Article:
It’s no secret we all love Canucks sophomore Bo Horvat. He’s physical, he’s fast, he has amazing hands and he’s like-able. His progression up the depth chart in less than a calendar year has not been seen in some time by a Canucks forward and it looks like he’ll only get better. We’ve seen this before; Ryan Kesler was that guy that we couldn’t stop talking about. Will this time around be different or are we destined to repeat history?
Bo Horvat enters his second season as the favorite to take over the 2nd line centre position, much to the chagrin of Brandon Sutter I’m sure. All Horvat has done is win endless amounts of faceoffs, create energy on a team begging for a spark and put the puck in the net. Maybe Bo isn’t quite Kesler 2.0 yet but he’s being put in a position to climb that ladder.
With 13G, 12A, a SHG and a GWG in 68 games, Bo wasn’t a world burner last season but his presence at the face off circle made him a threat every time he was on the ice. He finished an impressive 2nd on the team with a 51.4% clip in the middle along with his shooting % of 14.1. On a team that really doesn’t shoot a lot outside of the top line and the defense, that isn’t exactly amazing news.
But it’s not just the statistics that make Horvat a future star, it’s his hustle and willingness to create the play, he doesn’t just wait for it to happen. He’s wise beyond his years and understands that the pro game isn’t just one step and you’re there; it’s progression. Jason Botchford wrote a great piece about Bo here and it shows how he has elevated his maturity and readiness to be more for the Canucks this season.
Last season, we all wanted Bo to make the squad but it wasn’t just because he looked good out there, he looked like he belonged. That’s a tough thing to accomplish as a 19 year old but as the season went on and Willie Desjardins loosened the leash a bit, Horvat began to blossom.
The natural progression of any young player is to work your way up and earn your keep; Bo made quick work of his 4th line duties and even the 3rd line position. He just kept getting better and on a Canucks team that wasn’t, he brought more and more every game.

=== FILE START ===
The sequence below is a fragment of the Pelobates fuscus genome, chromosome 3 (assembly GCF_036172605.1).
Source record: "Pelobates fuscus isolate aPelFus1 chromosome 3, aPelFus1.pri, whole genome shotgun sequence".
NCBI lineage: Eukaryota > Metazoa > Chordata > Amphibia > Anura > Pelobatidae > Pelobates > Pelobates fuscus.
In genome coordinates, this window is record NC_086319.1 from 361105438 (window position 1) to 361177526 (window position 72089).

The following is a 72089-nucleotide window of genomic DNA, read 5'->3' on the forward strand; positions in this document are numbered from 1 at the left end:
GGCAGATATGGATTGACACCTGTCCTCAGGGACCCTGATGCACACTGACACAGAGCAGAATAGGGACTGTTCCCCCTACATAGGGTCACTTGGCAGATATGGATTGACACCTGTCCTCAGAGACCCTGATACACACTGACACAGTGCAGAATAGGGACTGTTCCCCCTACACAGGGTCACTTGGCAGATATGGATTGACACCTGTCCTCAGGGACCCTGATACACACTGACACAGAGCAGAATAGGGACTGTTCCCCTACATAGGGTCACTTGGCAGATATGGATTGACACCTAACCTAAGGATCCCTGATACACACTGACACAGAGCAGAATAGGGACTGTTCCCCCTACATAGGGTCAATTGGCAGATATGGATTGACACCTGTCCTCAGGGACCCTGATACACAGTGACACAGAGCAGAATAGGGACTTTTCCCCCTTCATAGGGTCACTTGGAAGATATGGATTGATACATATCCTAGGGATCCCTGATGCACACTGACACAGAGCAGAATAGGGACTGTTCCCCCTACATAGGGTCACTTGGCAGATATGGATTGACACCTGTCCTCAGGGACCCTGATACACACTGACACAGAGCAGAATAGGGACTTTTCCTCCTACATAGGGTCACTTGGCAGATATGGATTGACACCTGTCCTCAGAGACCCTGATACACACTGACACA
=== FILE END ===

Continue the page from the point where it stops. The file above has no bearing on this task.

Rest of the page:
Ryan Kesler was that player we all wanted in the lineup but in a different sort of way. Kesler had a similar drive to Horvat but he had a bit of a mean streak to him as well. A slightly cocky American teenager, Kesler had grit. He was an absolute competitor and even if his body failed him, his heart and mind pushed forward.
Receiving a serious eye injury in the 2004 World Junior Championship against Slovakia, Kesler was close to losing sight in that eye, but he pushed on and was right back at it against Sweden. He would kill penalties and in the Gold Medal game against Canada he netted the infamous GTG against Marc Andre Fleury. USA would go on to win the Gold Medal.
Ryan also suffered a hip injury in 2006-07 and upon his return to the playoffs broke his finger in the opening round as noted here in a 2011 article:
VANCOUVER, British Columbia (AP) — Ryan Kesler would never admit that he and the Vancouver Canucks need a few days off before the Western Conference finals.
Kesler is the player who asked doctors to cut off a badly broken finger in his first postseason game four years earlier, and he is also the guy who returned to Game 5 on Saturday night against the Nashville Predators in the same period in which he was hit so hard by a deflected puck that the cut went right through his lower lip and knocked out a tooth.